AN EARLY adopter is one of those cutting-edge characters who is always ahead of the trends, and is among the first to embrace a new technology or fad.
I am an early adopter. Sometimes.
In my case, that happens only when the relentlessly contemporary folk in my office in London ask me to write about something new. In the process, I am sometimes forced to sign up for things. Which is why I have been a Facebook person for some considerable time.
The nation is now so mad for Facebook and other forms of internet social networking that hardly a week goes by without some hospital or local council banning staff from using it on office computers.
The latest is Portsmouth City Council, which has decided to block access to the site after it discovered that employees wasted on average 400 hours every month checking what their friends were up to. Some staff were regularly spending more than an hour of work time on the site each day, not to mention using the office internet for booking holidays, ordering shopping, bidding on eBay, and just generally web-browsing when they should be working.
I have to admit that, despite my early membership, I soon became a lapsed Facebooker. I keep forgetting to go on it, and when I do I’m not sure what to do there. I have accumulated an odd collection of “friends”, some of whom are real friends, but others who are people I don’t really know or wouldn’t want to be friends with in the real world. So I just ignore them. They won’t be able to work out who they are from that description, because I ignore almost everyone almost all the time. I have had the same brief, unsatisfactory foray into MySpace and Twitter.
I should have kept it up, suggests the latest research from the University of Stirling. It purports to show that Facebook and video war-games help develop the memory powers that are being withered by the tyranny of other technologies — such as that of speed dial, which means that we can now no longer remember phone numbers.
I am unconvinced, although I rather like the researchers’ suggestion that short bursts of info, as on Twitter, will make you more of a twit, not less.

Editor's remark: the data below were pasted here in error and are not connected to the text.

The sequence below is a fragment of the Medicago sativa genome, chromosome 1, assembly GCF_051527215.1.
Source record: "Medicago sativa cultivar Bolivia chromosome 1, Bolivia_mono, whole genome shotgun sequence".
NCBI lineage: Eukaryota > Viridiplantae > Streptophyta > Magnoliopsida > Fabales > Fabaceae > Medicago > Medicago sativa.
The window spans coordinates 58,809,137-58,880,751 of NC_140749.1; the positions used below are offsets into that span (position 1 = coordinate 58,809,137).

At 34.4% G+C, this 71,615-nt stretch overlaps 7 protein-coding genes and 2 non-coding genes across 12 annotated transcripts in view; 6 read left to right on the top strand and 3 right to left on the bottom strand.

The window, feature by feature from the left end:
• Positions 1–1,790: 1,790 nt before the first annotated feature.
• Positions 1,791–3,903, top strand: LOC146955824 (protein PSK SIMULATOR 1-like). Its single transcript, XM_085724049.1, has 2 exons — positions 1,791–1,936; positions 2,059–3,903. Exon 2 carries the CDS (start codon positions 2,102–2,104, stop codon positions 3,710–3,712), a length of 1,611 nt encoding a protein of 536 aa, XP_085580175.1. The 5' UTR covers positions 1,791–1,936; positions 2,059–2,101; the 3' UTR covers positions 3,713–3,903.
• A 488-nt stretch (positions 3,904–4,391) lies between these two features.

To me, all this networking consists of utterly pointless activities. Quite frankly, if I want a displacement activity, I can stare out of the window: at least there are real birds in the garden . . . and, at present, a tree sculptor called Tim Burgess carving an owl from our old robinea stump.
Anyway, it looks like I might be ahead of the trend again. Facebook may be all the rage, attracting 87 million visitors in the United States alone in July. But among the smart folk, Facebook has become uncool.
The New York Times has just reported that a “small but noticeable” group are fleeing. It quotes one trendy who said that Facebook was good for finding people, but that “by now everyone has been found.”
Another shut down her account because she disliked how nosy it made her. A third came to fear stalkers. A fourth decided that Facebook was stalking them. A fifth objected to Facebook’s unsuccessful attempt to claim perpetual copyright of users’ contributions to the site, pronouncing it creepy to have your personal life commercialised, and citing the world’s trendiest philosopher, Jürgen Habermas, in support. There are even “Shut Your Facebook” T-shirts.
So you see, just by standing still I’m fashionable again. Like a stopped clock, which is at least right twice a day, reality is catching up with me. Don’t say you don’t get the latest tips here in the Church Times from us early adopters. Now I’m off to have a look at the owl.